Over summer I was asked by my mum to engage with the Lantern Community through my photography, commissioning me to take portraits of the residents and landscapes of the grounds. They needed up to date images for their website and leaflet and with the promise of full credit I said yes (also the promise of a new hard drive for ‘payment’). I knew when mum asked I would not be getting paid and I was okay with this as I had never done anything similar, but I would definitely negotiate something more in future.
The Lantern Community is a community for adults with a learning difficulty, ranging to all areas of the spectrum. Based off the idea of Camphill community and anthroposophy, the ideas base around the central theme of respect and valuing all human life.

I lived there until the age of 7, in a house with 6 residents, engaging with them at meal times and throughout my days. My parents were ‘house parents’, looking after the house and conducting meals, helping with everyday needs of the residents etc. It has since changed a lot from my childhood, due to government sanctions and new rules, also budget cuts playing a big factor into this.

My close relationship with all the residents meant that I am able to come into the community with next to no intrusive feelings, they all know me, some of them even fed me when I was younger. This meant that when I approached anyone to capture their portrait there was no barrier. This was a blessing and a curse; as with a lot of the people living there, their lust for life and happiness is contagious and me pointing a camera at them just made them want to display the biggest and happiest smiles I have ever seen. When I was trying to get candid, working shots (there are workshops such as the Bakery, Weavery, Pottery etc. that the residents engage in morning and afternoon) it was quite difficult to take the images without them noticing or trying to pose.

Although I do know everyone working there, I still felt slightly uncomfortable when approaching different workshops, as my mum is one of the managers and my dad works as a potter. I felt most comfortable working in my dad’s workshop as he was able to direct the residents (he often takes his own photos, as he enjoys photography as well) and I was able to just zip around and take the shots that he set up. In other workshops I felt like I was intruding with their work and flow, as often a small distraction like that can impact the whole morning.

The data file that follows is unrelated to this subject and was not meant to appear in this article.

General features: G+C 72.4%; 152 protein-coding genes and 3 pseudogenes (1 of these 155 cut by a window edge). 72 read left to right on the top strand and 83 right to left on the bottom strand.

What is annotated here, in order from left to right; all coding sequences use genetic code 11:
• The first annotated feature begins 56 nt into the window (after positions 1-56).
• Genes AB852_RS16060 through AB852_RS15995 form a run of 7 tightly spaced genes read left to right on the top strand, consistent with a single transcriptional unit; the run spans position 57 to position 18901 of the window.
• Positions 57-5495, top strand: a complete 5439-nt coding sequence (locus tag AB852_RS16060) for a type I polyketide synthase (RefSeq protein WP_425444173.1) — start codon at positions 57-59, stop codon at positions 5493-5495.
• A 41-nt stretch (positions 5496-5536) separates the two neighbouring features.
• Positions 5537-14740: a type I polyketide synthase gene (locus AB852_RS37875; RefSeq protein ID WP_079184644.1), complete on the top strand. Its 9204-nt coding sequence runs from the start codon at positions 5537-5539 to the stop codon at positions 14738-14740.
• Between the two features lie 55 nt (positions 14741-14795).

I recognised after I had finished my time there that I should have spent whole days in workshops, creating rapport with the residents before I even got my camera out, coming in and just shooting like I was testing my luck a bit, leaving any images to chance.

Images of the grounds were obviously much easier to take, as I could go off on my own and just photograph. I came in with so much anxiety over what I was doing that I wasn’t allowing myself to take the images I wanted to, not using my voice to the best of my ability due to the worry. I didn’t feel very ‘official’, it just felt like I was going in with my camera on just another day and I fear that this closeness was actually hindering me.

I didn’t enjoy the whole process in all honesty, it overwhelmed me and the constant noise from both my parents being around almost put me off going in again, but it was a a great experience in the wider scheme of things.

I even got to stand on a roof of a building to take a wide angle shot of all the residents and staff for a leaving party, which meant I could slip into ‘Miss Bossy Onna’ and use my ‘big girl’ voice and direction. This was new for me on a scale like this, but I actually enjoyed this perhaps more than the more intimate situations within the workshops.

I also conducted head shots for their online identification system, which I actually enjoyed more due to the simple nature of it. I set up a white projector screen, a stool that everyone could access, a shady spot under a tree and camera on a tripod. The natural lighting was great, but I could have done with some kind of small reflector to aid some of the shadows.

I am not sure on my permission to use these ‘headshots’ within a public space so heres an example of my mum.

In transferring my images to the ‘client’ I used both WeTransfer and a memory stick, my mum flagging up any images she needed especially beforehand and making an edit through this method.

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